Hanse, who noted “very few” courses in the Coachella Valley solely offer golf, explained the course will attempt to blend in with the surrounding area, with plans for a citrus grove to line the perimeter of the course.

The course is not the first Coachella Valley development promoted by Azoff, who is widely considered one of the most influential people in the music industry. Azoff has also been a leading co-investor in the Coachella Valley’s new hockey arena, set to open next year, and he contributed $20,000 to Riverside County Supervisor V. Manuel Perez upon the project’s approval by the county earlier this year.

‘I’ve had enough with developers using our communities as their little sandbox’

However, the project has not gained unanimous support from residents of Thermal. Earlier this month, the Leadership Counsel for Justice and Accountability, a community organization that has opposed other luxury developments in the east valley, submitted a letter to the county with 10 local residents co-signed in opposition to the course.

During the hearing Monday, Thermal resident Brenda Ortiz said she was “filled with disappointment” upon learning recently about the planned course.

“I’ve had enough with developers using our communities as their little sandbox, because we are real people with real lives,” Ortiz said. “We’ve been fighting for clean water, livable housing and better infrastructure for years, yet a golf club is a priority?”


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Earlier this year, the course developers held a meeting with the Thermal-Oasis Community Council to gather input on the project. However, Ortiz — the only resident to testify during the hearing — argued the community outreach wasn’t adequate, stating she was never aware of the council meetings despite living in the area her whole life.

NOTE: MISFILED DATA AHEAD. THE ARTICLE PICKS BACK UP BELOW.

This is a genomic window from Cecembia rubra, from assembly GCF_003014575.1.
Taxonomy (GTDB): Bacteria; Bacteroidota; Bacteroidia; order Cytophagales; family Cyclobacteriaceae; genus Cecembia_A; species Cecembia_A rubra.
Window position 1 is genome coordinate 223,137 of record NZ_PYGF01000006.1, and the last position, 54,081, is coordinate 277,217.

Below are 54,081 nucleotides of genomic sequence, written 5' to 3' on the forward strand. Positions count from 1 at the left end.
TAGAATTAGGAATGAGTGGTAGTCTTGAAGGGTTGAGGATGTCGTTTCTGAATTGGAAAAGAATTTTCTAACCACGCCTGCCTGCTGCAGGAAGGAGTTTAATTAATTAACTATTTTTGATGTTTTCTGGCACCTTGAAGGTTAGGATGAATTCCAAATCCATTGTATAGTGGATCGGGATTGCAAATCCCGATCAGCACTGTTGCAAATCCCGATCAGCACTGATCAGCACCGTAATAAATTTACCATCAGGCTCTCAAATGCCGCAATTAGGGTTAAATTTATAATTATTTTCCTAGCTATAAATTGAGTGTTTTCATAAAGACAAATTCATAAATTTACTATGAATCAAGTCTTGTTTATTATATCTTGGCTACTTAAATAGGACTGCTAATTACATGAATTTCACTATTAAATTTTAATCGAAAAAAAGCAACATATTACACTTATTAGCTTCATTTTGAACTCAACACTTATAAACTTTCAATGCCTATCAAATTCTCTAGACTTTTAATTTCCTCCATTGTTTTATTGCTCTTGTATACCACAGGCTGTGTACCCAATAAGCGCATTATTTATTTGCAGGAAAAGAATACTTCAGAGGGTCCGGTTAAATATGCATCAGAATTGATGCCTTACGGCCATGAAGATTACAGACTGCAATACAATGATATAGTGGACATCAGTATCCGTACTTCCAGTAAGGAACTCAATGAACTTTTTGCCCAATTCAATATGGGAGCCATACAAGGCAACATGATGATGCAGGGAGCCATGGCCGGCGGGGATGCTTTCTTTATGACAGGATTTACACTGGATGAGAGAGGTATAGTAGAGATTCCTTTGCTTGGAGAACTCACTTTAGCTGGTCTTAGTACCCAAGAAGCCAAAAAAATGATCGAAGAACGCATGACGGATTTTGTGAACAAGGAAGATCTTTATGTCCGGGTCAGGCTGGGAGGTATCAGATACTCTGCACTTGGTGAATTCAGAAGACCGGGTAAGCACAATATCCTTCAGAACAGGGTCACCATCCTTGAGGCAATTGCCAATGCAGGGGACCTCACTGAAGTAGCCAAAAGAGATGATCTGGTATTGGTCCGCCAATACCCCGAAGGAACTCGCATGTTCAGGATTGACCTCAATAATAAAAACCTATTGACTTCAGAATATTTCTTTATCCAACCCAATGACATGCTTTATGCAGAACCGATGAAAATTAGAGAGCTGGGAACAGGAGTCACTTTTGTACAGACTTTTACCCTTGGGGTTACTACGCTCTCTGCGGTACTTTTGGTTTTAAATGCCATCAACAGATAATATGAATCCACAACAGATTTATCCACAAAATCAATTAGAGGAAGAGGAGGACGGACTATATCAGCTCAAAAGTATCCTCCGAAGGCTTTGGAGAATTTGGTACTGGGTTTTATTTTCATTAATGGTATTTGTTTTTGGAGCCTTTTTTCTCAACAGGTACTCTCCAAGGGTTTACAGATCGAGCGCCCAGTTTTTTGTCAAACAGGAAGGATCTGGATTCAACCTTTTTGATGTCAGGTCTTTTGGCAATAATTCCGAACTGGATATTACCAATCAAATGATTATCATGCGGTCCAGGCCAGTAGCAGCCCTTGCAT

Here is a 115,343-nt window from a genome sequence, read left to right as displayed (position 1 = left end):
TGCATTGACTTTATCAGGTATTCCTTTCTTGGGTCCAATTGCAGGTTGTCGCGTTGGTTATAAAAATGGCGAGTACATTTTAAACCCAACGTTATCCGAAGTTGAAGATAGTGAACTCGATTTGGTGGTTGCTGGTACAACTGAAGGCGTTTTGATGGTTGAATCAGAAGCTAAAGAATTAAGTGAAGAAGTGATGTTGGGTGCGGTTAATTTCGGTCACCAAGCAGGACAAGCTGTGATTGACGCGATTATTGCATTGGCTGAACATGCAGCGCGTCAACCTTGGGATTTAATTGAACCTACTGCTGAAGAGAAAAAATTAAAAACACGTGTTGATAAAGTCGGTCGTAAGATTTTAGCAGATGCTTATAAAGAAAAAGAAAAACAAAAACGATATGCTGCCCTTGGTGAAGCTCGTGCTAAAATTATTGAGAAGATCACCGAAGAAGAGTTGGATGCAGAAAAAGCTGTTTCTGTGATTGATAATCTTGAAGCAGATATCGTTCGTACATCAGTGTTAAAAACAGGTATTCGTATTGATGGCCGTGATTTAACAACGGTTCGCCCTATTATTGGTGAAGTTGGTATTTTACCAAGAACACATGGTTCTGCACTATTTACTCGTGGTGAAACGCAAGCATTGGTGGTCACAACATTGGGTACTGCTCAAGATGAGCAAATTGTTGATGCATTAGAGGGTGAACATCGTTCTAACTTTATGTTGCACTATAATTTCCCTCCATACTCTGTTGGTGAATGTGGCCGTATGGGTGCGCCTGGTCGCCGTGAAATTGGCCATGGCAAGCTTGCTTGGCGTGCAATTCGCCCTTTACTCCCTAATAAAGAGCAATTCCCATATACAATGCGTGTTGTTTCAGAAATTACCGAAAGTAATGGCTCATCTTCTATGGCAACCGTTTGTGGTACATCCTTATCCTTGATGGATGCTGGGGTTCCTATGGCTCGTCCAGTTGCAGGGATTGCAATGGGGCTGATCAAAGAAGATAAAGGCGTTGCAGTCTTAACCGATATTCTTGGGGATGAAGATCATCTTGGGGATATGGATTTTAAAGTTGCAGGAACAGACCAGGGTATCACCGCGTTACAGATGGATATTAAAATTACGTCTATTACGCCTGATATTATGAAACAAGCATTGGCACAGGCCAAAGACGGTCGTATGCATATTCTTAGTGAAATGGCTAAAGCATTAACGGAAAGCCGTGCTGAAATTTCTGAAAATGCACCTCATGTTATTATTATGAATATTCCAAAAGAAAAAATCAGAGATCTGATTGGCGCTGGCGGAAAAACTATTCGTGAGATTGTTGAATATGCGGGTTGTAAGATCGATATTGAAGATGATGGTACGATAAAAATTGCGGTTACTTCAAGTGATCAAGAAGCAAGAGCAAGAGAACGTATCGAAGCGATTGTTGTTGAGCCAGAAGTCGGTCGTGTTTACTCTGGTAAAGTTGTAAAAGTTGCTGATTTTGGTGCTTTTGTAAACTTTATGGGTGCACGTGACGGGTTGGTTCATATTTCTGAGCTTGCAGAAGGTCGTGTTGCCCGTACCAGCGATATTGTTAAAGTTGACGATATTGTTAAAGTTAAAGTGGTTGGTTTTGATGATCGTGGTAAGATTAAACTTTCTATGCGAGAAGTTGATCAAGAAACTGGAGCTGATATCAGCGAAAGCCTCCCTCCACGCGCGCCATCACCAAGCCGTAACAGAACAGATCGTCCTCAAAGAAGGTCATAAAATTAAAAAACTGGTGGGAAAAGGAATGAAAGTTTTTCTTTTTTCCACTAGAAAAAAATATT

Omar Gastelum, a policy director with LCJA, reiterated the point about inadequate community outreach, noting many Thermal residents lack internet access and, thus, the ability to attend virtual meetings.

Regarding the community benefits outlined by the course’s developers, Gastelum said he was appreciative of the effort, but he requested the project developers to commit to a deadline for the community benefit funds to be distributed before the project begins construction.

At the conclusion of his comments, Gastelum reiterated the project “is simply not an appropriate for the community of Thermal and a desert setting in general.”

“The Coachella Valley already has well over 100 golf courses to choose from,” Gastelum said. “To place an additional one in the community that, for years, has been asking for basic infrastructure and accessible amenities, such as green spaces, recreational facilities, clinics and community centers, is simply inappropriate and an irresponsible use of resources.”

Despite the project’s approval from the planning director’s designee Monday, it’s unclear when the project could break ground in the coming months, as Smith and Hanse did not mention a timeline for the project in their presentation. However, a county planning document mentions the golf course could be ready for use by January 2023.

Tom Coulter covers politics. He can be reached at or on Twitter @tomcoulter_.